It’s a brand new adventure every time you visit.
From the moment you drive past the gates into the Audubon Nature Center, you feel miles away from the city.
The Nature Center features miles of trails, a planetarium, a greenhouse, and classrooms of students, but more importantly, it offers silence and peace away from the hustle and bustle.
The 86-acre site, located in Joe Brown Park, was destroyed by Hurricane Katrina. But 12 years and a $10 million renovation later, the nature center, somewhat quietly, reopened in October 2018.
“We’re here as a community resource in New Orleans East to help people get close to nature, in whatever fashion is best for them,” said Issac Wyatt, the nature center’s director of operations.
Small reminders still remain of the old Nature Center. Benches from the old amphitheater remain near the crawfish pond, a prime viewing spot for turtles and an occasional alligator.
The trails are open daily to the public, starting at 8 a.m. From the beginning, the trails are mysterious, welcoming you into the unknown. Each walk on the trail features something different, and without a guide it can seem a little overwhelming.
The main trail, a boardwalk about a mile long, is surrounded by different species of vegetation and wildlife. The beginning puts visitors in the middle of cypress trees and relics of the old pre-Katrina boardwalk. Signs point you in the direction of the “Wisner Loop” portion of the boardwalk, and two primitive discovery trails if you’re feeling adventurous. The Adventure Trail features rustic scenery and is a 0.8 miles one way or 1.3 miles if you take the boardwalk on the way back. The Discovery Trail is a primitive trail with a small bridge.
The occasional bigger animal can be seen if you’re quiet and patient. The nature center boasts multitudes of swamp rabbits, a few snake species (none spotted have been venomous), and if you’re really lucky, you might see a resident coyote. But what’s more exciting is learning about the smaller, more abundant residents.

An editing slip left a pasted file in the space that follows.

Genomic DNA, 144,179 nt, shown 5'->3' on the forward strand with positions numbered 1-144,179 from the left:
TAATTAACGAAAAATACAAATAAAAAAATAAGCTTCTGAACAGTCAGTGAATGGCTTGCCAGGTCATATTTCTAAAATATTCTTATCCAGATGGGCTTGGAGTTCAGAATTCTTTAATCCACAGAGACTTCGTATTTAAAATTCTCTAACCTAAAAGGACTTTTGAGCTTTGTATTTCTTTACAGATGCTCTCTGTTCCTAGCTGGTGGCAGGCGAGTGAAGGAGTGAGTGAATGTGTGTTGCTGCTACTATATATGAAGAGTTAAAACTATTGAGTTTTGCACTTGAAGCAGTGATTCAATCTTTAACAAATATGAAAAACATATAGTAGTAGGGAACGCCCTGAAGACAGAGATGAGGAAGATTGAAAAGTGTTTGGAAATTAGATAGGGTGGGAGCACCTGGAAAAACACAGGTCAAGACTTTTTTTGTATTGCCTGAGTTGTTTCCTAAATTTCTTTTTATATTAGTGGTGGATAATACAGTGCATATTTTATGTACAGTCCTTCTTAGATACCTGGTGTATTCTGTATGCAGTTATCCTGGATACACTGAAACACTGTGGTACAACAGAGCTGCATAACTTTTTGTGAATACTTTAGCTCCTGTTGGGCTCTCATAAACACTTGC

On the surface, it’s a quiet walk through a bottomland hardwood forest. But if you pay attention, you can see clusters of webworms in trees. Anoles (small green lizards) can be seen along the way. Warblers are happily hopping from the trees.
“Our perimeter fence doesn’t keep anybody in, but it doesn’t keep anybody out either as far as wildlife goes,” said Wyatt. “Things are welcome to come and go. Our canals connect to the city canal systems. So, if there’s an alligator in the canal, it can find its way in here just as easily as it can find its way back out. Turtles, birds, obviously, don’t respect fences.”
At the front of the property is the interpretive center full of interactive exhibits. Insects like a praying mantises call it home; a rat snake moves slowly in an exhibit close to the front of the center. In the middle, a huge log opens up at the top, where you can crawl and find yourself surrounded by small fish as if you’re underwater.
“In the interpretive center we change things up every month, so that our regular visitors can learn something new as well,” said Mikayla Mettler, a naturalist at the center. “It gives us a chance to teach things about what’s going on in the environment at different times of the year.”
One of the most breathtaking updates is the planetarium. Even as an adult, it has all the magic of the star projectors you played with as a child in a tent made out of bedsheets. This is on a much bigger scale. Stars appear to move above you, and then out of nowhere, lines connect the stars, bringing familiar constellations and planets to life. Tickets are $7.50, but for an hour-long show, it’s totally worth the price. Click here to find out about shows and times.
Perhaps the best thing about the Nature Center isn’t the solitude, or the wildlife. It’s that while it sits in the same place, it’s a new experience every time you visit.
Click the video below to watch drone footage from the nature center.